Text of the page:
BOSTON -- The state's $607 million investment in the University of Massachusetts system will help bring a new, $35 million business-school building to UMass Lowell, Gov. Deval Patrick announced Tuesday.
Patrick committed $25 million in bond funding to the project at the Lowell campus, where university officials say the business school has outgrown its current facility.
"This is going to give potential students one more reason as to why they should choose public education and why they should choose UMass Lowell," said state Rep. Tom Golden, D-Lowell, a graduate of the university's business school and MBA program. "The governor is investing in the future not just of UMass, but the entire commonwealth."
The Pulichino Tong Business Building, named for UMass Lowell alumnus John Pulichino and his wife, Joy Tong, will house the Robert J. Manning School of Business, renamed in 2011 in honor of the chairman and CEO of MFS Investment Management, also a university alumnus.
A $6 million donation from Manning and $4 million from Pulichino and Tong will also go toward the construction, providing the rest of the necessary funds. Officials hope to begin construction next year.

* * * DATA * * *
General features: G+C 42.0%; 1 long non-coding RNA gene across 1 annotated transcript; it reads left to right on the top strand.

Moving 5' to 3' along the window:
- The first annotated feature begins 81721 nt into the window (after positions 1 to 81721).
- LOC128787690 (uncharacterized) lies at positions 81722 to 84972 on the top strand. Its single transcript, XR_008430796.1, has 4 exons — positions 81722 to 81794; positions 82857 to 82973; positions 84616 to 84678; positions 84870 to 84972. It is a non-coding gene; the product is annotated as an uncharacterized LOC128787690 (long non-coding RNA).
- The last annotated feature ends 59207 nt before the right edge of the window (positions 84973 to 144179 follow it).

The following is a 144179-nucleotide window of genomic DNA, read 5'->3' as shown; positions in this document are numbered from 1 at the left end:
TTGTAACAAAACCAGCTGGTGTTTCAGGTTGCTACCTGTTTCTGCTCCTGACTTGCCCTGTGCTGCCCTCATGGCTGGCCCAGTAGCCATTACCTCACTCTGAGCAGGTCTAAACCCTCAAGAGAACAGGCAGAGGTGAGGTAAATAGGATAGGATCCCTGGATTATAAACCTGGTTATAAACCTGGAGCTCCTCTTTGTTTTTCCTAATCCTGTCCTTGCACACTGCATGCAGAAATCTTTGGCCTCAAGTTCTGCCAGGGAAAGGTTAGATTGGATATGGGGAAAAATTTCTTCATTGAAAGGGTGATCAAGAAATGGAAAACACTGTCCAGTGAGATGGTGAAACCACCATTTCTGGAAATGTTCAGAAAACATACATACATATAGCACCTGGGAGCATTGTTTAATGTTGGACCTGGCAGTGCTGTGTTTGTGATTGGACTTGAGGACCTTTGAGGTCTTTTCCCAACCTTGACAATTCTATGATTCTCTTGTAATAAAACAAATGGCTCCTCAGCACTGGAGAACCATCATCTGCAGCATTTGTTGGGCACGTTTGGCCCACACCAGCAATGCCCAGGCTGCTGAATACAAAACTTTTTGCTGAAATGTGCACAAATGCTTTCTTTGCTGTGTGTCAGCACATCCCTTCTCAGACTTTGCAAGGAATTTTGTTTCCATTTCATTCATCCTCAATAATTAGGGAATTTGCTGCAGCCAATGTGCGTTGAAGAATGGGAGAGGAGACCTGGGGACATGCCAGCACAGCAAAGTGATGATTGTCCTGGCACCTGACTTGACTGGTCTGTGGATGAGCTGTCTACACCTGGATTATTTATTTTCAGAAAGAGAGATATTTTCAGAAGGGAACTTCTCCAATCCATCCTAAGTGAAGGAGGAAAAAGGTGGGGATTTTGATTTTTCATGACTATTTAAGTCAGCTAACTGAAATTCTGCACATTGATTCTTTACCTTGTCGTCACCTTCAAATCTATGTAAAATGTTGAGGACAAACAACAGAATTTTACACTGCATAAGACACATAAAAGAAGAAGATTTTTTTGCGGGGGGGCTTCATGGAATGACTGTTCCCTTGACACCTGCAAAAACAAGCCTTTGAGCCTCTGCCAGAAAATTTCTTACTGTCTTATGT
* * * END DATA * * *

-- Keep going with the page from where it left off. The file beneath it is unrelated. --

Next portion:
The business building will be the third new UMass Lowell structure in five years.
University Chancellor Marty Meehan said that before this, no new building has been constructed in 33 years.
"I think the governor recognizes the fact that many of our campuses need an investment," Meehan said. "If we're going to grow research and create new companies and have a highly educated workforce, then we need new buildings."
The university's $80 million Emerging Technologies and Innovation Center, which officially opens Oct. 11, received $35 million in state funds.
The new building will be located next to the innovation center and engineering and science buildings so that business students can take advantage of these facilities, Meehan said.
Patrick's full 2013 capital plan is set to be unveiled next week.
Other projects announced on Tuesday include an $85 million physical-science building at UMass Amherst and a $100 million classroom building at UMass Boston.
Patrick also awarded $2.5 million in performance incentive grants Tuesday to the state's public universities and colleges.
Of this funding, $249,930 will go to UMass Lowell for the development of its co-op work program.
University spokeswoman Christine Gillette said the school has offered experiential learning opportunities for a few years, first in plastics engineering but later branching out to include positions at technology startups, accounting firms and other companies.